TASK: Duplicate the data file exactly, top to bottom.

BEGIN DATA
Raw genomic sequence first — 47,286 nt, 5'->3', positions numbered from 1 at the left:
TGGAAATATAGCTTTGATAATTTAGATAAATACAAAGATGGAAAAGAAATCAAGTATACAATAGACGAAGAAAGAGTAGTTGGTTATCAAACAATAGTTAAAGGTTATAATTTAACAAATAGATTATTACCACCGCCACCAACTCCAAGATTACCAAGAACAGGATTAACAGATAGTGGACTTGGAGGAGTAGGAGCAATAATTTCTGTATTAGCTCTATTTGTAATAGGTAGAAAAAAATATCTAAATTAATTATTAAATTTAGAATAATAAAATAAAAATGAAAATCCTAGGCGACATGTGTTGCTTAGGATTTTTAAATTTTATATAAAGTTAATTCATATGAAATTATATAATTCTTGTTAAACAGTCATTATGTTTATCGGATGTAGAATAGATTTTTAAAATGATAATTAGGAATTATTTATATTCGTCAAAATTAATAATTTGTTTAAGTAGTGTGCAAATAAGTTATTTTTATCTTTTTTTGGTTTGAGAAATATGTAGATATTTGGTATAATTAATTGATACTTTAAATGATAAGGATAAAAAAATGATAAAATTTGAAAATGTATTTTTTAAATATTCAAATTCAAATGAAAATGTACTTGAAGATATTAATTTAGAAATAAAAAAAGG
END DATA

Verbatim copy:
Raw genomic sequence first — 47,286 nt, 5'->3', positions numbered from 1 at the left:
TGGAAATATAGCTTTGATAATTTAGATAAATACAAAGATGGAAAAGAAATCAAGTATACAATAGACGAAGAAAGAGTAGTTGGTTATCAAACAATAGTTAAAGGTTATAATTTAACAAATAGATTATTACCACCGCCACCAACTCCAAGATTACCAAGAACAGGATTAACAGATAGTGGACTTGGAGGAGTAGGAGCAATAATTTCTGTATTAGCTCTATTTGTAATAGGTAGAAAAAAATATCTAAATTAATTATTAAATTTAGAATAATAAAATAAAAATGAAAATCCTAGGCGACATGTGTTGCTTAGGATTTTTAAATTTTATATAAAGTTAATTCATATGAAATTATATAATTCTTGTTAAACAGTCATTATGTTTATCGGATGTAGAATAGATTTTTAAAATGATAATTAGGAATTATTTATATTCGTCAAAATTAATAATTTGTTTAAGTAGTGTGCAAATAAGTTATTTTTATCTTTTTTTGGTTTGAGAAATATGTAGATATTTGGTATAATTAATTGATACTTTAAATGATAAGGATAAAAAAATGATAAAATTTGAAAATGTATTTTTTAAATATTCAAATTCAAATGAAAATGTACTTGAAGATATTAATTTAGAAATAAAAAAAGG